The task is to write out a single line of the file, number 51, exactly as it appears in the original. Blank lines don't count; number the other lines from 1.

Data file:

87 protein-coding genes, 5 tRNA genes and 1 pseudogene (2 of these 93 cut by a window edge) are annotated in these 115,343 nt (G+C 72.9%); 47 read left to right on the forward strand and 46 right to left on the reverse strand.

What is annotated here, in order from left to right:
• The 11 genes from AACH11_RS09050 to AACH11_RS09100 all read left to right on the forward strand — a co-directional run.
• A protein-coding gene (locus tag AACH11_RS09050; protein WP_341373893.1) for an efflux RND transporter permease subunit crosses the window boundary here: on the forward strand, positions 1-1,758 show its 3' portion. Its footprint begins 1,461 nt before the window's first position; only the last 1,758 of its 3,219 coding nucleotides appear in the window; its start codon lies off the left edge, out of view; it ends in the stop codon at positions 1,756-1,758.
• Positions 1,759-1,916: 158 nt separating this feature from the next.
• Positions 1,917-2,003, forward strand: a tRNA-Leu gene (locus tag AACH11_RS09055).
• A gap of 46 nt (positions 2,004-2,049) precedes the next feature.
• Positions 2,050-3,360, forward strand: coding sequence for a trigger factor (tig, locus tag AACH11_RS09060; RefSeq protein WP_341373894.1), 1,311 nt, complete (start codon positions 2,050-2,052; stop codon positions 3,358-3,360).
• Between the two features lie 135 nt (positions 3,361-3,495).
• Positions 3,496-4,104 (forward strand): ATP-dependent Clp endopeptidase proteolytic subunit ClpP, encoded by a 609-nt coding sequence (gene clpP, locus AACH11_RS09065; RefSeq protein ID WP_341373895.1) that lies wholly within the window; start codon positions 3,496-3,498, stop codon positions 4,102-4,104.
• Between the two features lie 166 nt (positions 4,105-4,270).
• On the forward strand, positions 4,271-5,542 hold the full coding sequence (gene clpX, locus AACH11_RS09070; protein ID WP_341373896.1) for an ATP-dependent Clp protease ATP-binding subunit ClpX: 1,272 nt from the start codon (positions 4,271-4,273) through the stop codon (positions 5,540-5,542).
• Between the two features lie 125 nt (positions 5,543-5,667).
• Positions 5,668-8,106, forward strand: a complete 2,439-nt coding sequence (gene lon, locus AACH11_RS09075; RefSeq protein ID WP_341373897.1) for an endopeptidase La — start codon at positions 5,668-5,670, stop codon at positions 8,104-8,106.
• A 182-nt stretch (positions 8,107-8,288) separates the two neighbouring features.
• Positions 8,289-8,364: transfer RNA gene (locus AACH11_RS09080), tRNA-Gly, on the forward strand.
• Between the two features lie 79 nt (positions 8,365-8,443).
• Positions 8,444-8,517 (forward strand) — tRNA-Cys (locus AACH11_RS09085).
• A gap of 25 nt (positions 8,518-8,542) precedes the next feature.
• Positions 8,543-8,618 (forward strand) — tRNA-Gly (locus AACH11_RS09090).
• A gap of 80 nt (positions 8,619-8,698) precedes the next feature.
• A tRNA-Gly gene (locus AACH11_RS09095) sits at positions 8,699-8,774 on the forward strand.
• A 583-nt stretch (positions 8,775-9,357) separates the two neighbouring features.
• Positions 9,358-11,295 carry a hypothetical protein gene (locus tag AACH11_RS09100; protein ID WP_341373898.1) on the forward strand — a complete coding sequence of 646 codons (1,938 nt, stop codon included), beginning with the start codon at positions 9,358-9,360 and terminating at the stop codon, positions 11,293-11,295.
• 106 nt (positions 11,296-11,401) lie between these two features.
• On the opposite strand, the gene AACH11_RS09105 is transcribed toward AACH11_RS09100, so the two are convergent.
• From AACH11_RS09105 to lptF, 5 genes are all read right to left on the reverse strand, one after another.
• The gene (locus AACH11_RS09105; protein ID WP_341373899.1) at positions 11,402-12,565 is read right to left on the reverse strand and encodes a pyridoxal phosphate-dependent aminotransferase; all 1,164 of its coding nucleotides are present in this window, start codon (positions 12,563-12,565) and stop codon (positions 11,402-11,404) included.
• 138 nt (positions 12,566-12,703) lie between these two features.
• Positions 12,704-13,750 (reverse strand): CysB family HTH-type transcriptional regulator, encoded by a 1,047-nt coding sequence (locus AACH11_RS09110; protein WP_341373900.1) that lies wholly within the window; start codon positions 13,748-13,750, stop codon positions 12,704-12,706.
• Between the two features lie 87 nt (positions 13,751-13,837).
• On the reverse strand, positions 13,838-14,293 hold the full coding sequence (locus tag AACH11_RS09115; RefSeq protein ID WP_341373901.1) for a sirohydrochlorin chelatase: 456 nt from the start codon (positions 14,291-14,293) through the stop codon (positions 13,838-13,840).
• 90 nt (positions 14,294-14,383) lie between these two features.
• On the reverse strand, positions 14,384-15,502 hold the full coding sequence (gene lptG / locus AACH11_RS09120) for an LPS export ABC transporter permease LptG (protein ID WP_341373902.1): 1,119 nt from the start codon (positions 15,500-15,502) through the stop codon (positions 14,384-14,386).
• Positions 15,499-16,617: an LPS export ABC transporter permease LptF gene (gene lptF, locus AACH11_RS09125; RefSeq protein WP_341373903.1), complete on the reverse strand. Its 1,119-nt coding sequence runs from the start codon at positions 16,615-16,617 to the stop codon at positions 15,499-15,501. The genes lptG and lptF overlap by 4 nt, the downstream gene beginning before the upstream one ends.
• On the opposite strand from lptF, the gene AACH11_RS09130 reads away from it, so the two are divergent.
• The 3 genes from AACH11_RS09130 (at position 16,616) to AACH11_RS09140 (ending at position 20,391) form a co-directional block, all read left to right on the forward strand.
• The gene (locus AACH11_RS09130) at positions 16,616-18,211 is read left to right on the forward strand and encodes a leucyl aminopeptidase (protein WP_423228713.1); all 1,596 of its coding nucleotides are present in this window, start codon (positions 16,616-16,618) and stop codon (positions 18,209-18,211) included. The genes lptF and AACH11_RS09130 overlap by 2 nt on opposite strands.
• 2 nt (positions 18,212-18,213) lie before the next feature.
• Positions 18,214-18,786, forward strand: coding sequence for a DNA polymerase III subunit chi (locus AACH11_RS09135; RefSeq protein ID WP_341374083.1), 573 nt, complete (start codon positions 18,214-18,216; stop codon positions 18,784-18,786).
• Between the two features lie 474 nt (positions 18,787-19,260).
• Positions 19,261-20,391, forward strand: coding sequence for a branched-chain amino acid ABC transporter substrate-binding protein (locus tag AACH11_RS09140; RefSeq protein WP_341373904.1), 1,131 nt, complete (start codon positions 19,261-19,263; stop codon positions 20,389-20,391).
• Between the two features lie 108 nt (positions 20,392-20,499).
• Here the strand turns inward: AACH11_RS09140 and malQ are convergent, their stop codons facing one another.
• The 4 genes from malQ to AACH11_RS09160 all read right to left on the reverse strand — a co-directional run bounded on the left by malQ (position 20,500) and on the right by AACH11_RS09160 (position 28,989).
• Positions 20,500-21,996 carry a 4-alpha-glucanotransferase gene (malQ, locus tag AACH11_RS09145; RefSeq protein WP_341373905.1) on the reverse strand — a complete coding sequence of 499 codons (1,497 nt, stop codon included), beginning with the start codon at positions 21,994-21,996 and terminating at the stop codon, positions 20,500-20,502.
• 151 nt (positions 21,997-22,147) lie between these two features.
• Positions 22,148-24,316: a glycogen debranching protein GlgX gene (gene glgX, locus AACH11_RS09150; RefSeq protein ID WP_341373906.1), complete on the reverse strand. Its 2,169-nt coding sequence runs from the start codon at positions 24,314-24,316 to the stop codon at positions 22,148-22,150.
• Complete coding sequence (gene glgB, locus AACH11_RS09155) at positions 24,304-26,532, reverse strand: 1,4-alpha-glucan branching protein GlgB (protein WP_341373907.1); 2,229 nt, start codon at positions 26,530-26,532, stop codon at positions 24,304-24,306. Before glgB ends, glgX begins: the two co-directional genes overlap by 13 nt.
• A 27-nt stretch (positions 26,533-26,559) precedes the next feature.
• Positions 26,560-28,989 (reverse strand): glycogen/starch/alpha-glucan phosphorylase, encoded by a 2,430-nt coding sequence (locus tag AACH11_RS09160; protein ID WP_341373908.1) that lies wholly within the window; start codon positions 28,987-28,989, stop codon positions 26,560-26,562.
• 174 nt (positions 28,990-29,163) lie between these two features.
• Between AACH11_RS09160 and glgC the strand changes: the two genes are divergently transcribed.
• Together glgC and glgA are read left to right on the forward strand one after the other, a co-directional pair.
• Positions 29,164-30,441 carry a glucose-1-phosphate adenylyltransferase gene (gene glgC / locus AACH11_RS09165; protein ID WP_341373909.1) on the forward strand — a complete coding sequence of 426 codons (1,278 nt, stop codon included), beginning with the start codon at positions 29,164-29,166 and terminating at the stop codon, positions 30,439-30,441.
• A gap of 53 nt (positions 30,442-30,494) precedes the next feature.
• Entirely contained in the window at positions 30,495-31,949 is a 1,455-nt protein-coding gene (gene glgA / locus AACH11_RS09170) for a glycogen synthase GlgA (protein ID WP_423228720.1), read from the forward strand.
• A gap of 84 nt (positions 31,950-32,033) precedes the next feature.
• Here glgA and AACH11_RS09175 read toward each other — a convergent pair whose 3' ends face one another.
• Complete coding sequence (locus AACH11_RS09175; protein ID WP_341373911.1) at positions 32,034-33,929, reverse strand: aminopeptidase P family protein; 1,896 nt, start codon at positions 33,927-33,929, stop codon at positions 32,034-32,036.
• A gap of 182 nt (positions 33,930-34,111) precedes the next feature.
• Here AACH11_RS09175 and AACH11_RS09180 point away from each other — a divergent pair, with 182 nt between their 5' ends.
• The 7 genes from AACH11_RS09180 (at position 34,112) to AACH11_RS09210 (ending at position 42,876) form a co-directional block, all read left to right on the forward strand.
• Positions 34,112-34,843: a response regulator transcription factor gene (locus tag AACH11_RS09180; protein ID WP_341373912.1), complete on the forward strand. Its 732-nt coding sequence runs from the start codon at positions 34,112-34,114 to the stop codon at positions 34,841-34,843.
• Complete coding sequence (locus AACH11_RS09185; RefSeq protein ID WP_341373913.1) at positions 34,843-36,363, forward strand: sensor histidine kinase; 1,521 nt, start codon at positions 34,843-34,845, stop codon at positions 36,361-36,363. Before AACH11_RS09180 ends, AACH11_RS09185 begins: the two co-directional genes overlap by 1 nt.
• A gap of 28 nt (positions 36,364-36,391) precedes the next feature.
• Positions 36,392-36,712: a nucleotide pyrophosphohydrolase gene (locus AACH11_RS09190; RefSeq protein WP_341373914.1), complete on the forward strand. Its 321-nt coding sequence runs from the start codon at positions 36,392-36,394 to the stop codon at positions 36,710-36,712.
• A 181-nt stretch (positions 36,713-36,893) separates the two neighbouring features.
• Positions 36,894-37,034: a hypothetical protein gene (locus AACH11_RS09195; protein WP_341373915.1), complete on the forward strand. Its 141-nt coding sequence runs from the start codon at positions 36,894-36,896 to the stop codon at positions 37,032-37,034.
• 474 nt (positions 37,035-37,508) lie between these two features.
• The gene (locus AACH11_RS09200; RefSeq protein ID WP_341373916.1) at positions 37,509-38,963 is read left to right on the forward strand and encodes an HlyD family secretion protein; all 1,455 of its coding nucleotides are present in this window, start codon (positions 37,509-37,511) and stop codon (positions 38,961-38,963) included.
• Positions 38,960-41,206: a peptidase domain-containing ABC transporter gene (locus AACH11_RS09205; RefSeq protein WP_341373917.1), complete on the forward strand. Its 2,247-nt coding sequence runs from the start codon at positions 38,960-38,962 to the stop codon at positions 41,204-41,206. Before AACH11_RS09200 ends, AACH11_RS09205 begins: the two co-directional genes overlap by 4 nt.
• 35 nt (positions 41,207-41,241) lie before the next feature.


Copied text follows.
• Positions 26,560-28,989 (reverse strand): glycogen/starch/alpha-glucan phosphorylase, encoded by a 2,430-nt coding sequence (locus tag AACH11_RS09160; protein ID WP_341373908.1) that lies wholly within the window; start codon positions 28,987-28,989, stop codon positions 26,560-26,562.